Paris and Brussels are both moving to having largely car-free centres are the councils of both announced plans to restrict private vehicles last week.
The capital of Belgium will introduce a low traffic zone within its inner ring road from 16 August, while Paris will ban private vehicles from a "tranqil zone" in its historic centre from 2024.
Both moves are aimed at cutting air pollution and tackling climate change, while also dealing with congestion in the middle of the cities.
The scheme in Brussels was approved by its city council last Thursday, and will consist of one-way streets and limited-access zones to restrict car use through the centre. It is similar to low-traffic neighbourhood schemes seen across the UK, but on a larger scale.
The "Good Move (opens in new tab)" plan seeks to "redirect traffic that does not necessarily have to be in the neighborhood to its destination or to one of the public car parks via the external axes", and allow for more pleasant "living, shopping and walking".
Increased cycling infrastructure is a key part of the plan. Studies have shown that a lack of cycling infrastructure is the biggest thing holding people back from using their bikes more.
"With current circulation there's a lot problems with road safety, with air purity and with noise," Bart Dhondt, the council's alderman for mobility and public works, said. "What we're aiming for is to create an accessible and attractive city for everyone: residents, tourists and workers."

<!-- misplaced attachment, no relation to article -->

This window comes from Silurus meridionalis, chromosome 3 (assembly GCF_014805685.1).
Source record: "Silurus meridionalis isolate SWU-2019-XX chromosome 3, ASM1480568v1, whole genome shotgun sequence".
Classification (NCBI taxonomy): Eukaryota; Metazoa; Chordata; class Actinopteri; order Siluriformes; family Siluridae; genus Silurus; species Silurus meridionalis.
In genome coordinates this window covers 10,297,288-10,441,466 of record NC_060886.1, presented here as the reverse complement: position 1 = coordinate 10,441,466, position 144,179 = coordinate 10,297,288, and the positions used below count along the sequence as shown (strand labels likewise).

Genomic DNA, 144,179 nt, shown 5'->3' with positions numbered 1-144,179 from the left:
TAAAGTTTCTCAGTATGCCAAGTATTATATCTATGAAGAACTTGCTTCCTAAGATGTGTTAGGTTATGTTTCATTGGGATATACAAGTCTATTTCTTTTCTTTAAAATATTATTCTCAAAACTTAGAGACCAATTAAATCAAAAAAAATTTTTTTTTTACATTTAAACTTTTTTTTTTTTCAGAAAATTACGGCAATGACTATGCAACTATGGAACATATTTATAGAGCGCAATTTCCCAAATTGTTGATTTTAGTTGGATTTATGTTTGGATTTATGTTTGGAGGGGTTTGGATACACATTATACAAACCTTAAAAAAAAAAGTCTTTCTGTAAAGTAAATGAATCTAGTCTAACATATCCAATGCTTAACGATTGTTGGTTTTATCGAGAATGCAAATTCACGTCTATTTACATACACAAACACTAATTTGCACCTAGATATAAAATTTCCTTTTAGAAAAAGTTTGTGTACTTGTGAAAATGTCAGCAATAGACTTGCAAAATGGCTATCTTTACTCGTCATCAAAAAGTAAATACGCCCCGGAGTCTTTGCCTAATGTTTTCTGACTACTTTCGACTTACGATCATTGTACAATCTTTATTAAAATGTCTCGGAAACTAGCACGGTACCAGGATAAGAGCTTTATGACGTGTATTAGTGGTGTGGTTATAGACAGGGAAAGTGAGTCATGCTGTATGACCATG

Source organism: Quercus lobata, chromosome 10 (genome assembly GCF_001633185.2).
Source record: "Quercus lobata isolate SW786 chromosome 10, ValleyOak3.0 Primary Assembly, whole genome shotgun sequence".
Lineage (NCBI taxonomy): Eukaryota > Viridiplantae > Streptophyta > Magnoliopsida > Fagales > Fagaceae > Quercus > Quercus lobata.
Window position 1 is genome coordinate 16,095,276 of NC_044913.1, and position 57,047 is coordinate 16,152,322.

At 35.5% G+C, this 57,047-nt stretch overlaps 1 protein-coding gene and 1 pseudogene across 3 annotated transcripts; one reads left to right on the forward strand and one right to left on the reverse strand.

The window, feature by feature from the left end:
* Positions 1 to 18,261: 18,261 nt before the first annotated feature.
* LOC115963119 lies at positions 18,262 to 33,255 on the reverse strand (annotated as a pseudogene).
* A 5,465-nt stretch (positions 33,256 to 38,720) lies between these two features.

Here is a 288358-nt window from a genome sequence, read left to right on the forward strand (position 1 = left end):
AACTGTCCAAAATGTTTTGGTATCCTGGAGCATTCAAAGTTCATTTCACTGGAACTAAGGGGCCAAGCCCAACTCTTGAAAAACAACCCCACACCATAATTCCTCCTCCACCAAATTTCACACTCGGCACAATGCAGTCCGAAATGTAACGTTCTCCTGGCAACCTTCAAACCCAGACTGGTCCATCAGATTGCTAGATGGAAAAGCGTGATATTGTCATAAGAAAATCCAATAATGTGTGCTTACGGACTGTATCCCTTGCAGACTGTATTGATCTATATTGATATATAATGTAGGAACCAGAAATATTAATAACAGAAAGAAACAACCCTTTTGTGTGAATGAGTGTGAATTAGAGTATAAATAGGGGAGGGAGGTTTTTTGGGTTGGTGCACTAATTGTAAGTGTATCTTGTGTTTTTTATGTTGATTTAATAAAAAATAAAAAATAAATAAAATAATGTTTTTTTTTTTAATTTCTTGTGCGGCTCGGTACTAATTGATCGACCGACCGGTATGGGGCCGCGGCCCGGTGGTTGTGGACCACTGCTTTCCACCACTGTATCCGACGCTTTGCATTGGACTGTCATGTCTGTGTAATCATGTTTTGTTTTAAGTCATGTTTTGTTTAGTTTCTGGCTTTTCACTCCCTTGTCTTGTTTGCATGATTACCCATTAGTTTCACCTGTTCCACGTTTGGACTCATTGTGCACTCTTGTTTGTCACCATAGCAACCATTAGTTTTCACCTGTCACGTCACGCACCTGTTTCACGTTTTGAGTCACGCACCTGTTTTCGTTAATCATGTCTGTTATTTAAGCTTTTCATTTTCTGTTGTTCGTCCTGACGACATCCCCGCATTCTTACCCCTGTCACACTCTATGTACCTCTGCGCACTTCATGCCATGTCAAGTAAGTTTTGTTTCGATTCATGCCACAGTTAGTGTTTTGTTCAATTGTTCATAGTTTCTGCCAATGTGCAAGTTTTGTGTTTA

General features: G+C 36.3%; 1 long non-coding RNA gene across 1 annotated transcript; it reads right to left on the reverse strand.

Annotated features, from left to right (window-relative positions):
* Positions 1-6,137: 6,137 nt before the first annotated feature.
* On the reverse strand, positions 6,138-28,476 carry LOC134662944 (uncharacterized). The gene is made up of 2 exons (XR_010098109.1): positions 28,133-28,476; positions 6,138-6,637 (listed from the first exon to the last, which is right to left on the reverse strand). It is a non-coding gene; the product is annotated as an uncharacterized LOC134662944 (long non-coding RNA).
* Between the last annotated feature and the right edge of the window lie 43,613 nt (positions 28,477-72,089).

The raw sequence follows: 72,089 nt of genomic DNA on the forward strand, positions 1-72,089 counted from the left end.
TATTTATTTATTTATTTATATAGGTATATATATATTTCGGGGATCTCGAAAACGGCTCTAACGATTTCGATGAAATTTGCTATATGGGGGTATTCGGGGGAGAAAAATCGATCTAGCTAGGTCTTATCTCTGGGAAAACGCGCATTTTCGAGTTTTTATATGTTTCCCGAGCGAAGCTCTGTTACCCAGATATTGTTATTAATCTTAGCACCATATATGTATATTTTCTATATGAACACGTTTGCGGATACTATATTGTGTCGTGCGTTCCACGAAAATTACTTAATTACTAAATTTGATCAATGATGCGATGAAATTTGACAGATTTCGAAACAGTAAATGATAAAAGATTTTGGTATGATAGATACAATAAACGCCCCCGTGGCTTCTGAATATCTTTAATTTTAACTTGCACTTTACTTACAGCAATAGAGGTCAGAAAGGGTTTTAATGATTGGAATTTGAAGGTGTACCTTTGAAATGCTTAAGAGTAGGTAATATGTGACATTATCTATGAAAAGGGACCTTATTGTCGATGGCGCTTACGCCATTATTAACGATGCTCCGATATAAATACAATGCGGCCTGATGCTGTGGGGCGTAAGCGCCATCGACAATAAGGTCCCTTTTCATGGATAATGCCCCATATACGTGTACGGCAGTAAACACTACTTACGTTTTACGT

THIS JUST IN#Brussels new low-traffic zone, which will severely limit cars from driving through center; transit, bikes, pedestrians will be favored. #Paris plans similar zone for 2024; Brussels launches this Aug 2022. pic.twitter.com/bCQgZMbWsOFebruary 18, 2022
Meanwhile, Paris will zone off much of the 1st-4th arrondissements and ban private vehicles from them. This is the centre of the historical capital, and includes the Île de la Cité and the Île Saint-Louis, the two islands in the middle of the Seine.
Through-traffic will be prohibited in favour of pedestrians, bicycles, public transport, and certain categories of allowed vehicles, such as tradespeople. The aim is to "reduce the volume and speed of motorized vehicles in the area to facilitate and secure travel on foot and by bicycle".
Random checks by police will regulate vehicle use in the zone until technology allows for this to be done automatically, the Paris government said.
The plans are in place to make Paris less-car focused ahead of the city's hosting of the Olympics in 2024. They were originally supposed to be ready for this year, but have been delayed. It is estimated that it could take 10,000 cars of the streets of the French capital.
Multiple new bike lanes were put down in Paris during the pandemic, aimed at transforming the city into a bike-friendly space; the low-traffic zone is the next part of this project.
Thank you for reading 5 articles this month* Join now for unlimited access
Enjoy your first month for just £1 / $1 / €1
*Read 5 free articles per month without a subscription
Join now for unlimited access
Try first month for just £1 / $1 / €1